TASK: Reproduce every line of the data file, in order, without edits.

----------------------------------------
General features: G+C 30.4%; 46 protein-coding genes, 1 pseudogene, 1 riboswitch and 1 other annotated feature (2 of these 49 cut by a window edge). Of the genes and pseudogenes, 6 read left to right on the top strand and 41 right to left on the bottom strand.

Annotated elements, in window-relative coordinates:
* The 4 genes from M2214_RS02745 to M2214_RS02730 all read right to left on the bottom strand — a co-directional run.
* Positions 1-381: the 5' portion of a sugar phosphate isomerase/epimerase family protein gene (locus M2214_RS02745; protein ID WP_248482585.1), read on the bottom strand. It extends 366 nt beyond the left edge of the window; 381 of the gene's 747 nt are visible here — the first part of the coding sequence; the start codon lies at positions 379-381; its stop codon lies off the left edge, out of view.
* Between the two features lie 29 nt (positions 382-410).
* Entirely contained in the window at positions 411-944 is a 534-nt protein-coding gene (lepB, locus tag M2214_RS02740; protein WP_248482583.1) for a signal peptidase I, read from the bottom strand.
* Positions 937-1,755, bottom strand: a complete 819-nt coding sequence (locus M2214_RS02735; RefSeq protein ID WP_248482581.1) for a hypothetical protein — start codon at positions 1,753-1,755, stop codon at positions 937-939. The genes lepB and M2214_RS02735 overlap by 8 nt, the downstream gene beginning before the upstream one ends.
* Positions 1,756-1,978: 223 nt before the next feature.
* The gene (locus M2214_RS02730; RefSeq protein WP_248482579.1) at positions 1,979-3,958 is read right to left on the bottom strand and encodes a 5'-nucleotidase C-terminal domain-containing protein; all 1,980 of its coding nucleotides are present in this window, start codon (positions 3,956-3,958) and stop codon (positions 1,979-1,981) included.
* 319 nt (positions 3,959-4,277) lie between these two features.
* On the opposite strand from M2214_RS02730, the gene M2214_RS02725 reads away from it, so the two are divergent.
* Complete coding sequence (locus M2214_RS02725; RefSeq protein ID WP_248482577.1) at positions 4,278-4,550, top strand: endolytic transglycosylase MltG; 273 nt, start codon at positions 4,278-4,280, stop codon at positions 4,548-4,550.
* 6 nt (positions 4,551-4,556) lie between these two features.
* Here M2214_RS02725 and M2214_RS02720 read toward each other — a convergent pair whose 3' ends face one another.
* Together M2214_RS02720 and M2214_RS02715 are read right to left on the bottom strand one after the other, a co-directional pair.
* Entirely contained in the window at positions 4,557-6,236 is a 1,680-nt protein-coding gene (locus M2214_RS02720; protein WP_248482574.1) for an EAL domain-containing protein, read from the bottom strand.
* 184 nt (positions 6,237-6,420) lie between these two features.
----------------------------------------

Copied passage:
General features: G+C 30.4%; 46 protein-coding genes, 1 pseudogene, 1 riboswitch and 1 other annotated feature (2 of these 49 cut by a window edge). Of the genes and pseudogenes, 6 read left to right on the top strand and 41 right to left on the bottom strand.

Annotated elements, in window-relative coordinates:
* The 4 genes from M2214_RS02745 to M2214_RS02730 all read right to left on the bottom strand — a co-directional run.
* Positions 1-381: the 5' portion of a sugar phosphate isomerase/epimerase family protein gene (locus M2214_RS02745; protein ID WP_248482585.1), read on the bottom strand. It extends 366 nt beyond the left edge of the window; 381 of the gene's 747 nt are visible here — the first part of the coding sequence; the start codon lies at positions 379-381; its stop codon lies off the left edge, out of view.
* Between the two features lie 29 nt (positions 382-410).
* Entirely contained in the window at positions 411-944 is a 534-nt protein-coding gene (lepB, locus tag M2214_RS02740; protein WP_248482583.1) for a signal peptidase I, read from the bottom strand.
* Positions 937-1,755, bottom strand: a complete 819-nt coding sequence (locus M2214_RS02735; RefSeq protein ID WP_248482581.1) for a hypothetical protein — start codon at positions 1,753-1,755, stop codon at positions 937-939. The genes lepB and M2214_RS02735 overlap by 8 nt, the downstream gene beginning before the upstream one ends.
* Positions 1,756-1,978: 223 nt before the next feature.
* The gene (locus M2214_RS02730; RefSeq protein WP_248482579.1) at positions 1,979-3,958 is read right to left on the bottom strand and encodes a 5'-nucleotidase C-terminal domain-containing protein; all 1,980 of its coding nucleotides are present in this window, start codon (positions 3,956-3,958) and stop codon (positions 1,979-1,981) included.
* 319 nt (positions 3,959-4,277) lie between these two features.
* On the opposite strand from M2214_RS02730, the gene M2214_RS02725 reads away from it, so the two are divergent.
* Complete coding sequence (locus M2214_RS02725; RefSeq protein ID WP_248482577.1) at positions 4,278-4,550, top strand: endolytic transglycosylase MltG; 273 nt, start codon at positions 4,278-4,280, stop codon at positions 4,548-4,550.
* 6 nt (positions 4,551-4,556) lie between these two features.
* Here M2214_RS02725 and M2214_RS02720 read toward each other — a convergent pair whose 3' ends face one another.
* Together M2214_RS02720 and M2214_RS02715 are read right to left on the bottom strand one after the other, a co-directional pair.
* Entirely contained in the window at positions 4,557-6,236 is a 1,680-nt protein-coding gene (locus M2214_RS02720; protein WP_248482574.1) for an EAL domain-containing protein, read from the bottom strand.
* 184 nt (positions 6,237-6,420) lie between these two features.